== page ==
God has his ways to bring people back down to earth, reminding us of what is truly important in life. Yes, hockey is a passion, even a religion in Quebec and in Canada, but when you take a step back and reflect on everything around you, when events occur in your life forcing you to perhaps better prioritize, you quickly realize that in fact, it is just a game and it may not be quite as important as we originally thought it was.
PENTICTON, BC. — In August, my father sent, to my sister and I, an email informing us that he had been released from hospital after going through an emergency coronary angioplasty at the Cardiology Centre of Laval in Quebec City. As a result, the interventional cardiologist had installed three stents for as many blockages in the heart’s main artery. Yes, when a loved one announces that he went through such a procedure, you are a bit shaken but at the same time, with the news that he was doing well, it diminished the impact.
A few weeks later, my dad started getting similar symptoms — this time around he informed us in advance. I quickly booked my flight from beautiful British Columbia to Sherbrooke in order to be able to spend some quality time with him both before, and after his surgery. Forget the fact that it costs more to fly within our own country than it does to do so into warm vacation destinations, forget the time difference and all other obligations, this trip was necessary in order to spend some quality time with a loved one… just in case.
As I don’t often fly down to my home town, to my home province of Quebec, I would have normally taken to time to visit with friends and family. But this time, the sole purpose of my visit was to spend time with the person who needed it most: my father. The All Habs group was hosting a hockey party on the night I was arriving to Montreal and I so wanted to attend, to take advantage of the rare time I was there with a chance to meet with a great bunch of people with whom I interact daily by email and on Twitter. It would have also been a great way to meet some of the All Habs’ fans who read us on a regular basis. But unfortunately, the timing wrong and they understood, of course. Only because they took the time to drive down to Quebec City one night, I was fortunate enough to meet with my two partners on Fantomesduforum.net, sharing a good meal and a long walk along the Saint-Laurence River on the Samuel-De-Champlain promenade, a first for me.
Fortunately, my father’s surgery was a success, a relief for him and for my family. Spending a few days in this hospital served as an eye opener for me — I saw some people in rough shape. Climbing up the stairs to see my father, I saw a lady on her way down, tears in her eyes. I saw some suffering patients, attached to a bunch of machines making all kinds of noises, and nurses who, thankfully, have dedicated their professional lives to help those patients. And I also saw that most of the patients had people around them, visiting and supporting, people who, just like me, were likely forced to reset the priorities in their life, and who were reliving the best moments spent with the now ill loved one.
This trip allowed me to tell my dad how much I love him. I was able to explain the significance of my last tattoo which, in fact, was for him, representing our relationship. I was able to tell him that in spite of the huge distance separating us on this beautiful country of ours, he is still today in my heart and that he is my best friend. This situation, he told me, also allowed him to look back in his life and set his own priorities. Yes, he does have some regrets on the priorities he had set in his life, saying that, as a hard worker that he was, he wishes he had recognized sooner that one must work for a living and not live to work. He realized it before his first operation in August, when the cardiologist explained the risks of stroke or even death during the procedure. He was also thinking to himself that he didn’t even take the time to call his children to tell them how much he loves them…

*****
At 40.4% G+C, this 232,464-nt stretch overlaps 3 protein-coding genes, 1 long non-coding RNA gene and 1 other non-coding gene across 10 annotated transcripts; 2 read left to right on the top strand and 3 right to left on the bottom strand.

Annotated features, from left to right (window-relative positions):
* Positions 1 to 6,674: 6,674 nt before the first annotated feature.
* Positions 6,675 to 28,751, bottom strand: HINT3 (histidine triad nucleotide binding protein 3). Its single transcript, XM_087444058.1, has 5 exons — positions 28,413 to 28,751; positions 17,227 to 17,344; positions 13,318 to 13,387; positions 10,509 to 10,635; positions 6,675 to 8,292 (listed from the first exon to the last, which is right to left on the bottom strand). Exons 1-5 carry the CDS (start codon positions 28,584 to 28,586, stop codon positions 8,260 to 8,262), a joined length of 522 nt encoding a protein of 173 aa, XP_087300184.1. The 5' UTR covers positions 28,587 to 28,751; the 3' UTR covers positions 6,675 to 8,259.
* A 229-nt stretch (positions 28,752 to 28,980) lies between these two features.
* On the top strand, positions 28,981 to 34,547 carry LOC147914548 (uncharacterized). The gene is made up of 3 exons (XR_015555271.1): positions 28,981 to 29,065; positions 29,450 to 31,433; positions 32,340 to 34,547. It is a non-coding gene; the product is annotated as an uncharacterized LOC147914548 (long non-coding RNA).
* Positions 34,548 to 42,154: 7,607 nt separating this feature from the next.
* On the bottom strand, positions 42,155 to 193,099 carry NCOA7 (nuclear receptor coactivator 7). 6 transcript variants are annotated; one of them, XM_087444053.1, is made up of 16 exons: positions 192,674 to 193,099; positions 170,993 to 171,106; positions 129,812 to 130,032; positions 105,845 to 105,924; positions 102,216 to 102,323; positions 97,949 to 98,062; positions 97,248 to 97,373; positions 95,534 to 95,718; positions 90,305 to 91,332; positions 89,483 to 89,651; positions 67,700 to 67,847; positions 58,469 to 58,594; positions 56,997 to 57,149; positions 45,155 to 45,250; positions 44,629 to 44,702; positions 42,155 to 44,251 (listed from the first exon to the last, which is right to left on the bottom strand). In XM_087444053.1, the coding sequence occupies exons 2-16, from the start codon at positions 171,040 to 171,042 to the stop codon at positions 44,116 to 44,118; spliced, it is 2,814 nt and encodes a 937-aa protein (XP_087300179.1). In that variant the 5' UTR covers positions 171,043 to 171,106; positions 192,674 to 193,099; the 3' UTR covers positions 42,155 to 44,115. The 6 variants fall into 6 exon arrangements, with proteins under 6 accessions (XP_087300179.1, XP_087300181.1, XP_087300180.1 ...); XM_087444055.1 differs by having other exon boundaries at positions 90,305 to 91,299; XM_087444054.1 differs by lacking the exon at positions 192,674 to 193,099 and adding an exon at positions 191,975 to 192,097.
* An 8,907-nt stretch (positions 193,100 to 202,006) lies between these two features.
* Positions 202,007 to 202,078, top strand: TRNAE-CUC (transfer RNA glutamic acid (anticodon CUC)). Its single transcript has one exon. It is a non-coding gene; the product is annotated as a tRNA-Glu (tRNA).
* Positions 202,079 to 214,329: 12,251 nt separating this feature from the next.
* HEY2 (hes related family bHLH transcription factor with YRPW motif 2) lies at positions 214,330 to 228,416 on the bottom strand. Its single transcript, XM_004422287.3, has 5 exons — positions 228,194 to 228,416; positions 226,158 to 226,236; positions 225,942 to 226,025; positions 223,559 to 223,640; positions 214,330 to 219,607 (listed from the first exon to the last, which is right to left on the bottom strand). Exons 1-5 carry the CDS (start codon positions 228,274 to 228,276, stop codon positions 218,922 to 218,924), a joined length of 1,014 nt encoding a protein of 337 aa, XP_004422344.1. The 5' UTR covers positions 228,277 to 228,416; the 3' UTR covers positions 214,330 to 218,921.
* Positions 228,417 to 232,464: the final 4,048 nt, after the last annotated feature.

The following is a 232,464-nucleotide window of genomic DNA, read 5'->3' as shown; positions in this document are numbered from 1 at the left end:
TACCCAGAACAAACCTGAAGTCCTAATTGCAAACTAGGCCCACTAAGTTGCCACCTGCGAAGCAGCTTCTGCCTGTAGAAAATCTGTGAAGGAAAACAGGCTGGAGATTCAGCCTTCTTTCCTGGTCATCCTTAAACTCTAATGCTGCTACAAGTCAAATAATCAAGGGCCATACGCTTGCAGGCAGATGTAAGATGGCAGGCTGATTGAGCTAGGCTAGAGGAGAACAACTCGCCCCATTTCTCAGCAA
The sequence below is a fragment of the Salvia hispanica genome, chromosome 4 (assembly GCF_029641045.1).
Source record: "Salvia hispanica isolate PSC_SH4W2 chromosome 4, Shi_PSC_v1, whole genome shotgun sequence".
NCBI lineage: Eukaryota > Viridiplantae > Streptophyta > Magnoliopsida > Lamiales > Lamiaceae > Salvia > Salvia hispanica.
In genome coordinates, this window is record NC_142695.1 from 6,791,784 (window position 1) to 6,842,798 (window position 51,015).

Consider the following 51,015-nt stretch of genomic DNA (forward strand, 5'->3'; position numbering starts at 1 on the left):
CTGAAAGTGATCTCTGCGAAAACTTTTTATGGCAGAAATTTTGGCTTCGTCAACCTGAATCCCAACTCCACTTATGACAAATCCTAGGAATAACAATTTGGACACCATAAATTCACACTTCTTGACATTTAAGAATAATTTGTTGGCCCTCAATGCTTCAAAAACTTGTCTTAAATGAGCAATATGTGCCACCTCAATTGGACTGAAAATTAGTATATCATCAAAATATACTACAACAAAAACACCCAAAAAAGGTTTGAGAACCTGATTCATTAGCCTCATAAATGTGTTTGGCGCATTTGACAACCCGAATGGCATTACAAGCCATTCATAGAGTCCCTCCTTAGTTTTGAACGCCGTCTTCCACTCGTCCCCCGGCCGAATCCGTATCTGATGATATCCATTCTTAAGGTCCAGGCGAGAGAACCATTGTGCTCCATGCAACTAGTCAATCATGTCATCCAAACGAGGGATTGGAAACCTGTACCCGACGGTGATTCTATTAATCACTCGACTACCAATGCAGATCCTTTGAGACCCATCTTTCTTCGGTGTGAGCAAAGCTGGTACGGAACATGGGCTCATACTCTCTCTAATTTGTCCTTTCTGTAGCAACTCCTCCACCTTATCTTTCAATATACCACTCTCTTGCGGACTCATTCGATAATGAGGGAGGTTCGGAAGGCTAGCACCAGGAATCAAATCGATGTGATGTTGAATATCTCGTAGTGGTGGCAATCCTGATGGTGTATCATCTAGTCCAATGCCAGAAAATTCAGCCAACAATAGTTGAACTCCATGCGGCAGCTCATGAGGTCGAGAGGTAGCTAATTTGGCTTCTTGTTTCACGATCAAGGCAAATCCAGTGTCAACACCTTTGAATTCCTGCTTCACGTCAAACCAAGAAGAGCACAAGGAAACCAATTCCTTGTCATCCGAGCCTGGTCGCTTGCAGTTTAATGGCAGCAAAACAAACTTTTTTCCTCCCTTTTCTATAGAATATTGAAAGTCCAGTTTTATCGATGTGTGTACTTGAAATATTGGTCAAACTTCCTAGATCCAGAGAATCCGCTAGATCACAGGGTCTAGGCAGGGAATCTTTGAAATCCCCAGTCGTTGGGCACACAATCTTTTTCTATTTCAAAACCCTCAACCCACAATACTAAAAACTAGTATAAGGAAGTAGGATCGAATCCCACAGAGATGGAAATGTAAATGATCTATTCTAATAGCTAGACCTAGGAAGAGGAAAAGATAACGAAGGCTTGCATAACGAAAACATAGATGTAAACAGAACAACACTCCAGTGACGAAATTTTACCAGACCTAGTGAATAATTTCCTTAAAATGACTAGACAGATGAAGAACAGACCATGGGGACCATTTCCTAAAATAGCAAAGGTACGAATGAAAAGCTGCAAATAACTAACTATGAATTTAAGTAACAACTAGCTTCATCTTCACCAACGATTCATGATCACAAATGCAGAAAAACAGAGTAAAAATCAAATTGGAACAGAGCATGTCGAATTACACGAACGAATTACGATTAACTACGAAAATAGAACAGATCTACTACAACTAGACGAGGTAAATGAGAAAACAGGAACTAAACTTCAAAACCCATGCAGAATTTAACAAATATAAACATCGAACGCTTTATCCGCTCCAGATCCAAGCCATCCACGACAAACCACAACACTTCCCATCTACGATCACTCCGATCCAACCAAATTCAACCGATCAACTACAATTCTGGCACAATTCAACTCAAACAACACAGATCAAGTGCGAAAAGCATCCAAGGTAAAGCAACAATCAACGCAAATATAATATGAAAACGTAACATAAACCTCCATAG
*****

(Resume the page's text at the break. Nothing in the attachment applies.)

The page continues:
Taking the time to tell the people around us that we love them has no price. We’re all stuck in our own little worlds, our routines, crushed by our financial obligations, absorbed and invested in our work or our studies. Too often, we’re too proud to step on our pride to forgive someone for something that happened a long, long time ago, not wanting to make the first move even if this move would likely allow us and everyone around us to feel so much better. We are too shy to publicly show that we love our spouse, our children, our family and our friends. Men especially are too often stuck into this old adage thinking that they have to be strong, that they cannot cry or show their feelings.
Some people will read this entire article, others will only read a few lines thinking that it’s too personal or off-topic for a site like this one. Some readers will take advantage of it to think of their own priorities in life while for some others, it will be forgotten tomorrow. There will be some however who will recognize themselves, reliving one or several similar situations which they’ve been through in the past. No matter the impact you, dear readers, take from it, I will humbly say that my experiences raise my frustration even more towards the NHL billionaires and the NHLPA millionaires, fighting for dollars while punishing, by the same token, those whose memories with their loved ones often surround the game of hockey, those victims of collateral damage who, in fact, are the only reason why those greedy and selfish people make money to start with. I wouldn’t wish on any other human to have to go through tough times in their lives, but I can’t help but wonder if it isn’t what Mr. Bettman and Mr. Fehr would need in order to allow them to set a bit of reality in their life.
En français: Coeur à coeur
Category: Fan Focus